caught sight of a fat young butcher on the outside of the crowd.) "She
says the good luck is the butcher's. Where is he?" Everybody handed on
the blushing butcher to the front, and there was a roar, and the butcher
felt himself obliged to put his hand in his pocket, and take the lot. The
party so picked out, in general, does feel obliged to take the lot - good
four times out of six. Then we had another lot, the counterpart of that
one, and sold it sixpence cheaper, which is always wery much enjoyed.
Then we had the spectacles. It ain't a special profitable lot, but I put
'em on, and I see what the Chancellor of the Exchequer is going to take
off the taxes, and I see what the sweetheart of the young woman in the
shawl is doing at home, and I see what the Bishops has got for dinner,
and a deal more that seldom fails to fetch 'em 'up in their spirits; and
the better their spirits, the better their bids. Then we had the ladies'
lot - the teapot, tea-caddy, glass sugar-basin, half-a-dozen spoons, and
caudle-cup - and all the time I was making similar excuses to give a look
or two and say a word or two to my poor child. It was while the second
ladies' lot was holding 'em enchained that I felt her lift herself a
little on my shoulder, to look across the dark street. "What troubles
you, darling?" "Nothing troubles me, father. I am not at all troubled.
But don't I see a pretty churchyard over there?" "Yes, my dear." "Kiss
me twice, dear father, and lay me down to rest upon that churchyard grass
so soft and green." I staggered back into the cart with her head dropped
on my shoulder, and I says to her mother, "Quick. Shut the door! Don't
let those laughing people see!" "What's the matter?" she cries. "O
woman, woman," I tells her, "you'll never catch my little Sophy by her
hair again, for she has flown away from you!"
Maybe those were harder words than I meant 'em; but from that time forth
my wife took to brooding, and would sit in the cart or walk beside it,
hours at a stretch, with her arms crossed, and her eyes looking on the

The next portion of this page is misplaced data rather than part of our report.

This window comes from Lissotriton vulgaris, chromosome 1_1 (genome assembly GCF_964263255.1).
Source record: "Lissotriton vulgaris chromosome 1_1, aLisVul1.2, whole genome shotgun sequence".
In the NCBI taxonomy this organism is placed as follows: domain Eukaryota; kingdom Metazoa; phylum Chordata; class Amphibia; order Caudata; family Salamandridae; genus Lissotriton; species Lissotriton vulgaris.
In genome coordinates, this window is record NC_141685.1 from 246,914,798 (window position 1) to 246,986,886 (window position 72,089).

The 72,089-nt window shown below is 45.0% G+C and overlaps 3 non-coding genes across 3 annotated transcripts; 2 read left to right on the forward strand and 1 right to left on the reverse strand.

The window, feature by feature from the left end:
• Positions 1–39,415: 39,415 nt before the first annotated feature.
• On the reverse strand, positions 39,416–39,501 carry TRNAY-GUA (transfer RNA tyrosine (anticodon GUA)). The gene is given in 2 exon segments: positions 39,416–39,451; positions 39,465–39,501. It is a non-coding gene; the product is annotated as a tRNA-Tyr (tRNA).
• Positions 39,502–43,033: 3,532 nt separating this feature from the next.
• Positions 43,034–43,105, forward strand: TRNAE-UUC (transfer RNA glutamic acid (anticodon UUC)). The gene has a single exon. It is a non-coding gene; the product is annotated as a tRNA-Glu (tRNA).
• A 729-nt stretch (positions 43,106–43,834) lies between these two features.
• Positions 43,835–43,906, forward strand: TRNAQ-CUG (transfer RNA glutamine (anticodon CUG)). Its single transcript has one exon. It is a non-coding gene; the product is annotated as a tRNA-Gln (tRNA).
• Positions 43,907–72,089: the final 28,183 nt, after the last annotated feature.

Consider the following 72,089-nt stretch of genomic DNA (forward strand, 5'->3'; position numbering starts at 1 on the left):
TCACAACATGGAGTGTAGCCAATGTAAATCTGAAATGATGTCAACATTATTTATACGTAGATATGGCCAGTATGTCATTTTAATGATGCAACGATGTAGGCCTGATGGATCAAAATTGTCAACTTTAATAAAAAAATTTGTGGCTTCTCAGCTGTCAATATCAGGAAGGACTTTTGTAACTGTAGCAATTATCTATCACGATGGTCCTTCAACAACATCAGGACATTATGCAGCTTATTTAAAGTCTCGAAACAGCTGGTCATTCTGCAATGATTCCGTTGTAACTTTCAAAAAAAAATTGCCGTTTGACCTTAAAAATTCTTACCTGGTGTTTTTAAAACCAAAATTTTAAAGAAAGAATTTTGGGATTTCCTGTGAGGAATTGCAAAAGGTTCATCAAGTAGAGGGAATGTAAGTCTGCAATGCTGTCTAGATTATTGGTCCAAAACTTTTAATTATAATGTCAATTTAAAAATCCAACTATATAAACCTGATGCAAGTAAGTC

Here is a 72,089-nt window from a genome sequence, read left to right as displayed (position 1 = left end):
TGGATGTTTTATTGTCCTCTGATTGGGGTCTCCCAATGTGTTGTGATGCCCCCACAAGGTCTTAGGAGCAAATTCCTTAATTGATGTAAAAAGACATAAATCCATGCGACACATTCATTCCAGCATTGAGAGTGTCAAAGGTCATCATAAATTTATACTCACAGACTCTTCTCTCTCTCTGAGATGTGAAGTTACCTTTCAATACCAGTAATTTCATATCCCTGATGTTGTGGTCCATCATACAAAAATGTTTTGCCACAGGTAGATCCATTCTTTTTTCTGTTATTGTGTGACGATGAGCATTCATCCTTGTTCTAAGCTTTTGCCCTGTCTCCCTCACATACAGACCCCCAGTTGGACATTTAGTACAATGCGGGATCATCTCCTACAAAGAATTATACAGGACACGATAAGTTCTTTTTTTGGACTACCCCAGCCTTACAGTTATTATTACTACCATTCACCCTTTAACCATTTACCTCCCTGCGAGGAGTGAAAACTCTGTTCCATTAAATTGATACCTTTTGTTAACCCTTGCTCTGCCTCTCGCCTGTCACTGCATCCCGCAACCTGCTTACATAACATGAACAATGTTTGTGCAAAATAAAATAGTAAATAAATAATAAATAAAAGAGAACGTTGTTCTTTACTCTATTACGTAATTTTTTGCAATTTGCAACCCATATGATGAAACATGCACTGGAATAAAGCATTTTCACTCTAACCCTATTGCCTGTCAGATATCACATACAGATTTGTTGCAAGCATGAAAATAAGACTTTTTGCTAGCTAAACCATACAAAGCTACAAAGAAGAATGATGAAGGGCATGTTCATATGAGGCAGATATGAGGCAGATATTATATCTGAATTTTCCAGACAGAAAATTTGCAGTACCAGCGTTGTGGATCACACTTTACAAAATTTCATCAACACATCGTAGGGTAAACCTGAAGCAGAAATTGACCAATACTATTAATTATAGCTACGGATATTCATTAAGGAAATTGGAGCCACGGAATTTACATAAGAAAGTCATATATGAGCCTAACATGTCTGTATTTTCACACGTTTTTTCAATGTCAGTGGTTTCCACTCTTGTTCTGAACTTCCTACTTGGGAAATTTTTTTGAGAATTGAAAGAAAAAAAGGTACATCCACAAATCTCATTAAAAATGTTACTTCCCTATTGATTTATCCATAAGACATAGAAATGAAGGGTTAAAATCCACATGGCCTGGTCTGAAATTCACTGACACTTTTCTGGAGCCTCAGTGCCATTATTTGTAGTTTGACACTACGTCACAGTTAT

ground. When her furies took her (which was rather seldomer than before)
they took her in a new way, and she banged herself about to that extent
that I was forced to hold her. She got none the better for a little
drink now and then, and through some years I used to wonder, as I plodded
along at the old horse's head, whether there was many carts upon the road
that held so much dreariness as mine, for all my being looked up to as
the King of the Cheap Jacks. So sad our lives went on till one summer
evening, when, as we were coming into Exeter, out of the farther West of
England, we saw a woman beating a child in a cruel manner, who screamed,
"Don't beat me! O mother, mother, mother!" Then my wife stopped her
ears, and ran away like a wild thing, and next day she was found in the
Me and my dog were all the company left in the cart now; and the dog
learned to give a short bark when they wouldn't bid, and to give another
and a nod of his head when I asked him, "Who said half a crown? Are you
the gentleman, sir, that offered half a crown?" He attained to an
immense height of popularity, and I shall always believe taught himself
entirely out of his own head to growl at any person in the crowd that bid
as low as sixpence. But he got to be well on in years, and one night
when I was conwulsing York with the spectacles, he took a conwulsion on
his own account upon the very footboard by me, and it finished him.
Being naturally of a tender turn, I had dreadful lonely feelings on me
arter this. I conquered 'em at selling times, having a reputation to
keep (not to mention keeping myself), but they got me down in private,
and rolled upon me. That's often the way with us public characters. See
us on the footboard, and you'd give pretty well anything you possess to
be us. See us off the footboard, and you'd add a trifle to be off your
bargain. It was under those circumstances that I come acquainted with a
giant. I might have been too high to fall into conversation with him,
had it not been for my lonely feelings. For the general rule is, going
round the country, to draw the line at dressing up. When a man can't
trust his getting a living to his undisguised abilities, you consider him
below your sort. And this giant when on view figured as a Roman.
He was a languid young man, which I attribute to the distance betwixt his
extremities. He had a little head and less in it, he had weak eyes and
weak knees, and altogether you couldn't look at him without feeling that
there was greatly too much of him both for his joints and his mind. But
he was an amiable though timid young man (his mother let him out, and
spent the money), and we come acquainted when he was walking to ease the
horse betwixt two fairs. He was called Rinaldo di Velasco, his name
This giant, otherwise Pickleson, mentioned to me under the seal of